Sturgeon facing call to resign over new Salmond evidence
Nicola Sturgeon: faces inquiry
First Minister Nicola Sturgeon is facing a No Confidence vote and calls to resign after new documents emerged concerning her involvement in the Alex Salmond affair.
The Scottish government published emails showing how it persisted with a legal fight with Ms Sturgeon’s predecessor even though lawyers warned against such a move.
Evidence has also been produced by two other witnesses raising doubts over Ms Sturgeon’s version of events.
The new revelations have emerged ahead of Ms Sturgeon’s appearance on Wednesday in front of a Holyrood inquiry investigating the government’s handling of complaints against Mr Salmond.
Read more: check out Wednesday’s live report
The First Minister has denied breaking the ministerial code and said she will give her full rebuttal at the hearing. Her spokesman described the No Confidence proposal “irresponsible”.
The Scottish Tories have accused Ms Sturgeon of breaching the ministerial code up to 38 times during the ferocious dispute between two of the SNP’s most senior figures.
The accusations against her include repeatedly misleading the Scottish Parliament about when she first knew of the allegations against Mr Salmond, delaying settling the judicial review despite legal advice, and meeting Mr Salmond on government business without any officials present or records being taken.
Scottish Conservative leader Douglas Ross said: “Credible witnesses have now backed up Alex Salmond’s claims and the legal advice shows the government knew months in advance that the judicial review was doomed but they still went on to waste more than £500,000 of taxpayers’ money.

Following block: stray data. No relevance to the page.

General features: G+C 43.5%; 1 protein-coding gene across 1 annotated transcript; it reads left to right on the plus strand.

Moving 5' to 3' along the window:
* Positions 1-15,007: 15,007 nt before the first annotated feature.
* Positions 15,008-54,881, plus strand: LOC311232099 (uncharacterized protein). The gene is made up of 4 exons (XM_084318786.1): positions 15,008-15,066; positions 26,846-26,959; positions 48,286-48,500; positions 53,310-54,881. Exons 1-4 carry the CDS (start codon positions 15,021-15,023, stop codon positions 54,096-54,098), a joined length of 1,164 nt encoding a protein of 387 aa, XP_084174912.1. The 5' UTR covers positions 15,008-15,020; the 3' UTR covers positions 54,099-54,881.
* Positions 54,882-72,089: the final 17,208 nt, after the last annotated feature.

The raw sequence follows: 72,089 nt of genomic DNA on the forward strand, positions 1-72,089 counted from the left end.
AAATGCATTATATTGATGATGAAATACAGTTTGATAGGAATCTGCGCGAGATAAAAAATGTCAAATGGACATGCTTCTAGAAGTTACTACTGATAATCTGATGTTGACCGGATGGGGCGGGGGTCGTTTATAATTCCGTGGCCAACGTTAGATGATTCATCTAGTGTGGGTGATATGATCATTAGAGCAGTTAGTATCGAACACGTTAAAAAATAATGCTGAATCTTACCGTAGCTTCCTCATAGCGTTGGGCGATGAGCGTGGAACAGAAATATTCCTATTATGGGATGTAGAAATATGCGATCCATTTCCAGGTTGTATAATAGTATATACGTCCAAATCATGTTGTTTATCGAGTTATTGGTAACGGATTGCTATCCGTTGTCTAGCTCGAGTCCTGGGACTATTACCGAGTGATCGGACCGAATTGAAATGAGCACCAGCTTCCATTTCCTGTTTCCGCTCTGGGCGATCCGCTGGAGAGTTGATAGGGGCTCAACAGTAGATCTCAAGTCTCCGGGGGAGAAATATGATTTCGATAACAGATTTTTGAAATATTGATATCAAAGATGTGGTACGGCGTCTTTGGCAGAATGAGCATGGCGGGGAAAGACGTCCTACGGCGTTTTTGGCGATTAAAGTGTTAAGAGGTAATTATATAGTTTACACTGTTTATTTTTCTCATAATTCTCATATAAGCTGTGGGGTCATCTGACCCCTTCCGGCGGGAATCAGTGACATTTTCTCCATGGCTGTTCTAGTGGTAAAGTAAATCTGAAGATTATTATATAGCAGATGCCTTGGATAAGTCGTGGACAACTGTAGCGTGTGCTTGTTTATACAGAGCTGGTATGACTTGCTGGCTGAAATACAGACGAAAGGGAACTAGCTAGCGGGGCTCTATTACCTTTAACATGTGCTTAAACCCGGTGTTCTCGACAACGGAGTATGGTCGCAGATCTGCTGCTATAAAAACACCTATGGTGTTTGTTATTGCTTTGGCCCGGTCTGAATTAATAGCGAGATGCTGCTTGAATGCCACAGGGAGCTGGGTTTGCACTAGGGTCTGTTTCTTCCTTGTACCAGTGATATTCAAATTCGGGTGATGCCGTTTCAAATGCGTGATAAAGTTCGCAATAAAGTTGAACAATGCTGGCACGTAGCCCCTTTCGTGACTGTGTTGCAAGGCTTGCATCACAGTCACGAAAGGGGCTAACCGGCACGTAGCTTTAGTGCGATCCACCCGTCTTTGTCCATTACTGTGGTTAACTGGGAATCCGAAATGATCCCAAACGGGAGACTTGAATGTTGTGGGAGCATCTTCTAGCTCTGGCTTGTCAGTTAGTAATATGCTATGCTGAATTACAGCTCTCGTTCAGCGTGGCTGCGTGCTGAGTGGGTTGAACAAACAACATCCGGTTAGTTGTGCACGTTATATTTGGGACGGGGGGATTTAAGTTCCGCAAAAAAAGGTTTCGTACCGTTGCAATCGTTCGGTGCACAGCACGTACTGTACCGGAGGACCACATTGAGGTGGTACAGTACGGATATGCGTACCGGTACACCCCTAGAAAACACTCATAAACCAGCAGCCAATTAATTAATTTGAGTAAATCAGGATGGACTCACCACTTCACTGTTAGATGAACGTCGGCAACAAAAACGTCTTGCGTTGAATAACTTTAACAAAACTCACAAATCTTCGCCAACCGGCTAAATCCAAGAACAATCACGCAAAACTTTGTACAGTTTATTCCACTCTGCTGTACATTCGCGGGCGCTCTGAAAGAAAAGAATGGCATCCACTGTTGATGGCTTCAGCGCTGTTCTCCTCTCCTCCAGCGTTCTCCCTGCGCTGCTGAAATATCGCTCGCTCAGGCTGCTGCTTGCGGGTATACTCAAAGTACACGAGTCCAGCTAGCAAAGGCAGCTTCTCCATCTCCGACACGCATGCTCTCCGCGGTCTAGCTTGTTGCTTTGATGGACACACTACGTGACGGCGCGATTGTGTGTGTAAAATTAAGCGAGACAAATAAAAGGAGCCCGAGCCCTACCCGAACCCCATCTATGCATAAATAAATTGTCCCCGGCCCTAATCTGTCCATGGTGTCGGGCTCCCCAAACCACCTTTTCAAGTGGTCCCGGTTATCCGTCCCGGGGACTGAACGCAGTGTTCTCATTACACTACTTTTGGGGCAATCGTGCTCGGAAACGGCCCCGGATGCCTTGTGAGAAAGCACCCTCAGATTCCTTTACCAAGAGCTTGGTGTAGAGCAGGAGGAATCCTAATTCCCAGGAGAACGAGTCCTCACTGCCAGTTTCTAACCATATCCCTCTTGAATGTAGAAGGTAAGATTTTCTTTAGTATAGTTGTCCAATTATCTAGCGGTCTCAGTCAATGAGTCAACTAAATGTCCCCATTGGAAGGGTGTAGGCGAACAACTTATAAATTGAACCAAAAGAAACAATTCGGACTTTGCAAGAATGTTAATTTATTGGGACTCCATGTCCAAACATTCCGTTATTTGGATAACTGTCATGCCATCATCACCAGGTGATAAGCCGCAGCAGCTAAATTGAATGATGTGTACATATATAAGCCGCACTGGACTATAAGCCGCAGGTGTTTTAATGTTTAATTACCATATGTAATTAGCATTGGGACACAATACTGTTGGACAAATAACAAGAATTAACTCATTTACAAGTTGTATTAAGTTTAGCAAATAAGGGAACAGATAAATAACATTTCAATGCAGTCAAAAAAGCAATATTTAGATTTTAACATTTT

Douglas Ross: ‘evidence is overwhelming’
“There is no longer any doubt that Nicola Sturgeon lied to the Scottish Parliament and broke the Ministerial Code on numerous counts.
“No First Minister can be allowed to mislead the Scottish people and continue in office, especially when they have tried to cover up the truth and abused the power of their office in the process.
“The weight of the evidence is overwhelming. Nicola Sturgeon must resign.
“No evidence she can provide tomorrow will counter the claims of numerous witnesses or refute that her government ignored the legal advice for months and lost more than £500,000 of taxpayers’ money in the process.
“We will be submitting a Vote of No Confidence in the First Minister.”
Scottish Labour deputy leader and member of the Holyrood committee member Jackie Baillie said: “The legal advice plainly states that while the Scottish Government had grounds to view aspects of its case as ‘defensible’, serious questions remained around procedural unfairness from the very beginning.
“The advice states plainly that there was a ‘real risk’ that the Court would be persuaded by the challenge on ‘procedural unfairness’.
“Despite this warning, the Scottish Government persisted at the cost of over half a million pounds of taxpayers’ money and to the detriment of the women involved.
“The redactions littered throughout the published documents most certainly do not meet the Parliament’s call for the advice to be published in full and there are documents missing.
“The comments from counsel make it explicitly clear that the conduct of the investigation and the actions of those involved greatly jeopardised the proceedings.
“That Counsel were expressing grave concerns in October and that the Lord Advocate wished to continue with proceedings as late as December 2018 simply beggars belief.
“The Scottish Government’s unlawful handling of harassment complaints appears to be indefensible, and I look forward to having the opportunity to question the First Minister on the failings of her government.”
Commenting on the Conservatives’ statement regarding a confidence motion, a spokesperson for the First Minister said: “The First Minister will address all of the issues raised – and much more besides – at the committee tomorrow, while the independent adviser on the ministerial code will report in due course.
“But to call a vote of no confidence in the middle of a pandemic, before hearing a single word of the First Minister’s evidence, is utterly irresponsible.
“It is for the public to decide who they want to govern Scotland and – while we continue to fight the covid pandemic – with the election campaign starting in just 20 days, that is precisely what they will be able to do.”